To the second paragraph, the answer is essentially yes. The familiar elementary particles start out as massless (like, say the photon), and electromagnetism and the weak force (at least) unified. Then as the universe cools the physics gets rearranged so that the forces appear distinct from each other, and several of the particles get masses in a particular pattern given by the Higgs mechanism.

    As to the first, I don’t have the precise numbers off the top of my head, but here’s an easy way to get a first pass…. google the massses of the up and down quarks. Then google the mass of a proton or a neutron. Multiply the first number by three and compare it to the second. That’s your percentage. (protons and nuetrons are made of three quarks from the “up” and “down” variety)

    Best,

    -cvj

    (Answer key - pretend it is written upside down: up or down quarks have masses of the order of a few MeV/c^2, while protons and neutrons have masses of the order of 1000 MeV/c^2… So it is looking like 1% or so even before we then bind the protons and neutrons into nuclei…)

  3. Belizean says:

    Hi Clifford,

    I’m not sure what you’re getting at in claiming, if I understand you, that elementary particle masses negligibly contribute — relative to the binding energy — to the mass of macroscopic objects.

    The binding energy contributes negatively to he mass of such objects, e.g. the four nucleons bound together in an He nucleus are less massive than when they are free.

    If all you’re saying is that bare quark masses are substantially reduced by QCD interaction (binding) energies, then I agree. But your post seems to imply a the the binding energy is a positive source of mass (rather than a negative correction).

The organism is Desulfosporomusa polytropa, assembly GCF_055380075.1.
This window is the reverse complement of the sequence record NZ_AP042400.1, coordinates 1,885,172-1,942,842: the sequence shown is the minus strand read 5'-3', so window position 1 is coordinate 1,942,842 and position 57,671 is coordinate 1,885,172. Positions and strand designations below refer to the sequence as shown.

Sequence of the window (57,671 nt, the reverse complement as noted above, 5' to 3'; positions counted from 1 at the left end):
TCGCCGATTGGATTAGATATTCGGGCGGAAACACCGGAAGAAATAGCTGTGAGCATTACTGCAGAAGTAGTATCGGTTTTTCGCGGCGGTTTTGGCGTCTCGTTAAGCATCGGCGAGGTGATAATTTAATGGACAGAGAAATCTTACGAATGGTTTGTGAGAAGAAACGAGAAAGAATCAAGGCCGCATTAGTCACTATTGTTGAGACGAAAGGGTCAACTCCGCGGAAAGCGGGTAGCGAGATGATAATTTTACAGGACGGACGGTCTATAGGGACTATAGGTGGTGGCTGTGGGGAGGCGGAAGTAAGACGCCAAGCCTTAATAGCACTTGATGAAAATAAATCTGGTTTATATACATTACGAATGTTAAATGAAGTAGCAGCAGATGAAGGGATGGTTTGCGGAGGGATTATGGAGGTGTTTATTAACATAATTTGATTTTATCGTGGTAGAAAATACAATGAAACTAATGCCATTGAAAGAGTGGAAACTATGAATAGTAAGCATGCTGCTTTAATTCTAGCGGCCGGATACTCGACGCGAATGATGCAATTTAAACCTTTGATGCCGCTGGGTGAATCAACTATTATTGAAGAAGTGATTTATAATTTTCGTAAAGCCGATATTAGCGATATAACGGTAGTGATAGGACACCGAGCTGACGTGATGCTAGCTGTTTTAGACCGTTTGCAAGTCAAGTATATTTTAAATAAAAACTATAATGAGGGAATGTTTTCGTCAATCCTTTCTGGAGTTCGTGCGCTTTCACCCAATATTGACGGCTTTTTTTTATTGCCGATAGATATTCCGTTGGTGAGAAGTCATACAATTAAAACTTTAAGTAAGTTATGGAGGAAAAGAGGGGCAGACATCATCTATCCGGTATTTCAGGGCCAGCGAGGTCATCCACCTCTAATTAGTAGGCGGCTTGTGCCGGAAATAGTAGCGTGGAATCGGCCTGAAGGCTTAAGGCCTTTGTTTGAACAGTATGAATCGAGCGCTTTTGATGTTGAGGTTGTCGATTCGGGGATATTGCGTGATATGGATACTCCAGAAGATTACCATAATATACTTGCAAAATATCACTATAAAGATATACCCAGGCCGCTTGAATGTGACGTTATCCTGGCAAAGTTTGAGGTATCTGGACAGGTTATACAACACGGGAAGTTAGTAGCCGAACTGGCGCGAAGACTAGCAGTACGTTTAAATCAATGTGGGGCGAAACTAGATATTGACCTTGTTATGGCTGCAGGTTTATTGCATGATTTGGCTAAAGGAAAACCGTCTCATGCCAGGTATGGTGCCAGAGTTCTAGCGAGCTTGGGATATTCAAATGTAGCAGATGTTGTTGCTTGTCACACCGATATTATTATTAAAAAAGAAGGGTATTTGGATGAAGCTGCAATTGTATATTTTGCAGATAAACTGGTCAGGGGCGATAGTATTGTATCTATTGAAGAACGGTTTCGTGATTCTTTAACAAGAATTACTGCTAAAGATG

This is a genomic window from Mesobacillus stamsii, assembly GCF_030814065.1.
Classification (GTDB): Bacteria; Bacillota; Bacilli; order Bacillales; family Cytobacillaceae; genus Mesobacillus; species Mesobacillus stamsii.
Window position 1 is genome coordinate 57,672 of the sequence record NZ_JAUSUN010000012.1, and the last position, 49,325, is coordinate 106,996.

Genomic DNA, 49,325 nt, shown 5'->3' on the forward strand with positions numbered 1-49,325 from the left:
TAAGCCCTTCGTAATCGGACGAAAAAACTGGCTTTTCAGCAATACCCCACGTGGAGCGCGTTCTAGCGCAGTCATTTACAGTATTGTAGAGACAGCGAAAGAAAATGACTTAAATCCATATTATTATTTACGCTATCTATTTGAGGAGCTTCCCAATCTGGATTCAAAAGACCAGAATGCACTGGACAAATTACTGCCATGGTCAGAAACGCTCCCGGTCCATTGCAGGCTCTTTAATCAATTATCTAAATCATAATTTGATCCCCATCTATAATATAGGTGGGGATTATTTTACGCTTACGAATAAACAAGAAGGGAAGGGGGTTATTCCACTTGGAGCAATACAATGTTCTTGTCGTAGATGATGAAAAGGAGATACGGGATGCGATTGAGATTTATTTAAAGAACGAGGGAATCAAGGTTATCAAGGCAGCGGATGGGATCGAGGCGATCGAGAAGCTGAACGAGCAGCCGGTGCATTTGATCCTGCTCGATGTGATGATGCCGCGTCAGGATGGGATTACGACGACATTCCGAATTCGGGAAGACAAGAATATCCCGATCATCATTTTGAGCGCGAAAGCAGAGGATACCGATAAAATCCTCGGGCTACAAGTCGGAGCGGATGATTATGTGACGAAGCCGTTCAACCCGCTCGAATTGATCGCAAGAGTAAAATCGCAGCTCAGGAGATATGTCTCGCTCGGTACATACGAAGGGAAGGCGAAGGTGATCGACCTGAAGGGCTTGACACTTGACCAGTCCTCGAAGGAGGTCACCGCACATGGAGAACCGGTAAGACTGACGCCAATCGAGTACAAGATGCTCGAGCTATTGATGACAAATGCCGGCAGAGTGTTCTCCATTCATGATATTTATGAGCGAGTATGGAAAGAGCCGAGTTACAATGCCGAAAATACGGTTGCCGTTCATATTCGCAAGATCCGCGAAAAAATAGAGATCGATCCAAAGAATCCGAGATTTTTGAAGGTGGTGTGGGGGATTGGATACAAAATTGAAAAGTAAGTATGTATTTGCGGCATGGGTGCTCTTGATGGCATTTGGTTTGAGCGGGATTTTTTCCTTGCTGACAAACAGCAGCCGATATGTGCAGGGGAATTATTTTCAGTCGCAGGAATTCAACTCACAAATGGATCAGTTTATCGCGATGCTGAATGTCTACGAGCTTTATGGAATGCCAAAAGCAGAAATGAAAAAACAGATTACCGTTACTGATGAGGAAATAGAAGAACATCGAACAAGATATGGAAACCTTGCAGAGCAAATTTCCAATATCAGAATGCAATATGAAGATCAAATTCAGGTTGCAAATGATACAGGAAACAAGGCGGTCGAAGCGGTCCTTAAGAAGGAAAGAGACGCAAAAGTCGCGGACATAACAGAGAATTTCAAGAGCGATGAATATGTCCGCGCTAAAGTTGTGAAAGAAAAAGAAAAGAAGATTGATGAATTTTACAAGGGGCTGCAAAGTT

Apologies if I’m being dense.

  4. Clifford says:

    Hi,

    Thanks.

    Yes, I could have said it a bit more carefully (and I ought to add a clarifying parenthetical remark later), but what I said was essentially correct. You can indeed have a positive contribution to the mass if you have the right kind of properties of the force in question, and QCD has just the right properties. Here is one way to think about it. The quark masses you get due to the Higgs mechanism are small… QCD effectively surrounds those quarks with a cloud made of virtual quarks and gluons (the massless carriers of the QCD force) that gives them an *effective* mass some ten times their bare value… giving the masses of the constituent quarks that are a little over a third of the mass of the proton or neutron…

    This is rather similar in spirit to the *effective* mass of the electron that you find in models of conductivity (or whatever) in various materials. It is not the mass of the electron that you find in an elementary particle physics text. Why? Interactions, again described in quantum mechanics by a cloud or dressing of virtual particles, gives you an different, composite, object with which to describe your model.

    Best,

    -cvj

  5. Belizean says:

    I see. So you were including self-interaction as a type of “binding”. Thanks for the clarification.

  6. Clifford says:

    Well, you can call it self interaction if you like, but it is very definitely binding. I take three bare quarks and find that there is a bound state which I call a proton or a neutron that has an energy that is ten times greater than the three quarks I started with. It is what it is: a bound state.

    Ultimately, the main point is that the Higgs mechanism for generating the mass of elementary particles is not on its own responsible for most of the mass of everyday objects: The forces of interaction between the particles generate about 90% of it.

    Best,

    -cvj

  7. Mitch Miller says:

    So, if you turned off the Higgs mechanism, everything (not just elementary particles) would be massless even though most of the mass of everyday objects comes from QCD and not the Higgs mechanism directly?

  8. Clifford says:

    At a guess, I’d say that I don’t think so, since things would still interact through QCD, and so they’d get masses from the same sorts of interactions…

    -cvj